I’m starting it today. Obviously the one for May is going to be short. I want to start it now, though, because 1) I want to be in the habit when the first full month starts, and 2) I am about to go on a train trip and attend a con, so there’ll be interesting experiences to record.

Looking Backwards and Forwards

Last year about this time, I was in pretty bad shape. My Patreon was floundering. My creative output was nil. My career, such as it was, felt like it had been circling the drain since my life was upended years ago by a series of events and it was about to go down.

I tried to kick things into gear by proclaiming a Year of Awesome from my 36th birthday (a perfect square year) and my 37th birthday (a prime year). I had big, bold plans for what I was going to do each and every month within that year.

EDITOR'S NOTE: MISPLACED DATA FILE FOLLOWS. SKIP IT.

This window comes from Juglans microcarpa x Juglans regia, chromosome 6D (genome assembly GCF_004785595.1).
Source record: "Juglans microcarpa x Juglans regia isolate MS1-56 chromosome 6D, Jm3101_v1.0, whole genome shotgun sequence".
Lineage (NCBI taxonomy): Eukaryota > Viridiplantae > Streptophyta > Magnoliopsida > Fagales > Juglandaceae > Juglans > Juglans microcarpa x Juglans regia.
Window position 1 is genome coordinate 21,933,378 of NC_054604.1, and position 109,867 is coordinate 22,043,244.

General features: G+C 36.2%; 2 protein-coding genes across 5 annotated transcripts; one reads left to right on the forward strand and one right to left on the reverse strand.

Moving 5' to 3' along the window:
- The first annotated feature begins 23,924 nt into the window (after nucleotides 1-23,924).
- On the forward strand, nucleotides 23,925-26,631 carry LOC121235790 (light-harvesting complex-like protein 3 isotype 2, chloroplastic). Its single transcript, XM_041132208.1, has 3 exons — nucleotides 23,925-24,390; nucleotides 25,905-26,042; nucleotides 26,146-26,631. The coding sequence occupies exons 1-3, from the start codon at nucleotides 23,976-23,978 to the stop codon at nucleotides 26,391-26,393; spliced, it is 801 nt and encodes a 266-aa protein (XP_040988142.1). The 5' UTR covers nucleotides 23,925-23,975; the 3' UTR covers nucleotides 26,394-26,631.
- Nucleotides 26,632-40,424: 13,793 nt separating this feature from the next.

That… didn’t work out.

And I’ve used up a lot of time and energy trying to dissect that and trying to figure out how I can do better, but it hit me recently:

have had a year of awesome.

My Patreon’s more than doubled from last year, even though I haven’t been able to keep up specific frameworks and structures. And I’m making more money through other streams.

I didn’t write a short story every month, but the short stories I did write are phenomenal. Some of my best, some of my favorites. My reach on social media has octupled. I have been published in serious big time magazines and periodicals. I am friends with journalists and chat with honest-to-goodness celebrities. I’ve met U.S. Senators. Rosie O’Donnell gave me advice on how to deal with a sudden rush of attention. I was given an award for writing by George R.R. Martin. That I beat him for.